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Jennifer Coates


Jenny Coates shares the same passion for achieving her nonprofit clients’ goals as the organizations themselves. An accessible, trusted advisor, she puts excellence in client service first in guiding clients through audit and financial reporting matters.

Jenny takes a hands-on, straightforward approach, balancing the practical and technical aspects of her accounting services. Clients rely on her real-time advice on myriad complex accounting issues, from audit and financial reporting issues, new accounting standards, governance, board structure, and process improvements to public support test and the appropriate design and resources for finance departments. She plays a critical role in helping clients manage risk, reduce costs, increase efficiency, and remain compliant so they can stay focused on their missions. Jenny also oversees Lutz and Carr’s Employee Benefit Plans practice, as well as serves as treasurer for a not-for-profit organization in New York.

Before joining Lutz and Carr, Jenny led the finance department of a nonprofit organization and spent more than 15 years in public accounting, including in management positions at a “Big 4” accounting firm and a large regional public accounting firm. Her broad experience enables her to see situations from her client’s perspective and understand the nuances of each organization.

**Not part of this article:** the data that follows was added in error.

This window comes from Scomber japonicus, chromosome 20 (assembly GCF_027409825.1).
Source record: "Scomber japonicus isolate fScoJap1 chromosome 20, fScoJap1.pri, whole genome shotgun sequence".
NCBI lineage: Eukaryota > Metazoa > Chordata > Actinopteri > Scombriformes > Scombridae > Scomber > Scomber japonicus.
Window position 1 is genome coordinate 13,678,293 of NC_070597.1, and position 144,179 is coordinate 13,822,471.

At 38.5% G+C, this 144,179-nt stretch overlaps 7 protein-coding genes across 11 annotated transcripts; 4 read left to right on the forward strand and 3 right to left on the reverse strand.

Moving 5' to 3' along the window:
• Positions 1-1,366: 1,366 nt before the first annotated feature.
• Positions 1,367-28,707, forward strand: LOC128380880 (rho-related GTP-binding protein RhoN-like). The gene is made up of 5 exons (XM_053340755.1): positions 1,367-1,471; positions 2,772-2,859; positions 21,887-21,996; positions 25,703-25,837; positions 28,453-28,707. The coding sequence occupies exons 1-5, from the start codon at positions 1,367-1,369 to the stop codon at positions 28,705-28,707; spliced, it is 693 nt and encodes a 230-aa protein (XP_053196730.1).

Professional Affiliations

  • American Institute of Certified Public Accountants (AICPA)
  • New York State Society of Certified Public Accountants (NYSSCPA)

Representative Experience

  • Assisted a not-for-profit cultural arts organization in developing and establishing a more efficient inventory counting system. The process of counting annual inventory had been extremely costly and disruptive to the organization’s program activities. The new system reduces costs and administrative burden, enabling the organization to pursue and undertake additional program activities.
  • Advised on finance processes and procedures for a not-for-profit museum opening its first permanent public exhibition space. The museum’s operations had recently grown significantly and become much more complex, while its finance function failed to provide accurate, timely, or useful information and required updating.